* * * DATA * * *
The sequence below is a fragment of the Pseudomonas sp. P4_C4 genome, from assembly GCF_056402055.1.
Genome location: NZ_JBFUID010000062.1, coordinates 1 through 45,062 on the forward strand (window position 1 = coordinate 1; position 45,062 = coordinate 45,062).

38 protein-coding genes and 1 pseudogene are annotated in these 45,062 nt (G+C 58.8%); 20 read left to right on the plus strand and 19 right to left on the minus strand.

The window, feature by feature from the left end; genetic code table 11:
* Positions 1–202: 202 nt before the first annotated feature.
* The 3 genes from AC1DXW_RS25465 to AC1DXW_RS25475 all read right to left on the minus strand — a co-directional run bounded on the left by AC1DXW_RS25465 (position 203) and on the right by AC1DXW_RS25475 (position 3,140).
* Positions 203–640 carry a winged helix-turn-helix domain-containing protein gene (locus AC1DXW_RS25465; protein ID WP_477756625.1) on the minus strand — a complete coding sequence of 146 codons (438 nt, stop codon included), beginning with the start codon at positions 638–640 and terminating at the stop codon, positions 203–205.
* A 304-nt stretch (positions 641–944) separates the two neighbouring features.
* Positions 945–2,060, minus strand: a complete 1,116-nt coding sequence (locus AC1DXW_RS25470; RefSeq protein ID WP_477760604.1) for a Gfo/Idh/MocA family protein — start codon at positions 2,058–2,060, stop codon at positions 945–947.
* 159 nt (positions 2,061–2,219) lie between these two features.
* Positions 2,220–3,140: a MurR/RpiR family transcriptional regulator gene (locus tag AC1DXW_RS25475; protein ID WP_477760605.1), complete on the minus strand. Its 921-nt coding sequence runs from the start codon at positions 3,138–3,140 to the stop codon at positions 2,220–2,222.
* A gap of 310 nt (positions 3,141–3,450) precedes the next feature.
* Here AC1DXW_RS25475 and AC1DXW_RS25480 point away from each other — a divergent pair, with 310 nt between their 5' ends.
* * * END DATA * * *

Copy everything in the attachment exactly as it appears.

The sequence below is a fragment of the Pseudomonas sp. P4_C4 genome, from assembly GCF_056402055.1.
Genome location: NZ_JBFUID010000062.1, coordinates 1 through 45,062 on the forward strand (window position 1 = coordinate 1; position 45,062 = coordinate 45,062).

38 protein-coding genes and 1 pseudogene are annotated in these 45,062 nt (G+C 58.8%); 20 read left to right on the plus strand and 19 right to left on the minus strand.

The window, feature by feature from the left end; genetic code table 11:
* Positions 1–202: 202 nt before the first annotated feature.
* The 3 genes from AC1DXW_RS25465 to AC1DXW_RS25475 all read right to left on the minus strand — a co-directional run bounded on the left by AC1DXW_RS25465 (position 203) and on the right by AC1DXW_RS25475 (position 3,140).
* Positions 203–640 carry a winged helix-turn-helix domain-containing protein gene (locus AC1DXW_RS25465; protein ID WP_477756625.1) on the minus strand — a complete coding sequence of 146 codons (438 nt, stop codon included), beginning with the start codon at positions 638–640 and terminating at the stop codon, positions 203–205.
* A 304-nt stretch (positions 641–944) separates the two neighbouring features.
* Positions 945–2,060, minus strand: a complete 1,116-nt coding sequence (locus AC1DXW_RS25470; RefSeq protein ID WP_477760604.1) for a Gfo/Idh/MocA family protein — start codon at positions 2,058–2,060, stop codon at positions 945–947.
* 159 nt (positions 2,061–2,219) lie between these two features.
* Positions 2,220–3,140: a MurR/RpiR family transcriptional regulator gene (locus tag AC1DXW_RS25475; protein ID WP_477760605.1), complete on the minus strand. Its 921-nt coding sequence runs from the start codon at positions 3,138–3,140 to the stop codon at positions 2,220–2,222.
* A gap of 310 nt (positions 3,141–3,450) precedes the next feature.
* Here AC1DXW_RS25475 and AC1DXW_RS25480 point away from each other — a divergent pair, with 310 nt between their 5' ends.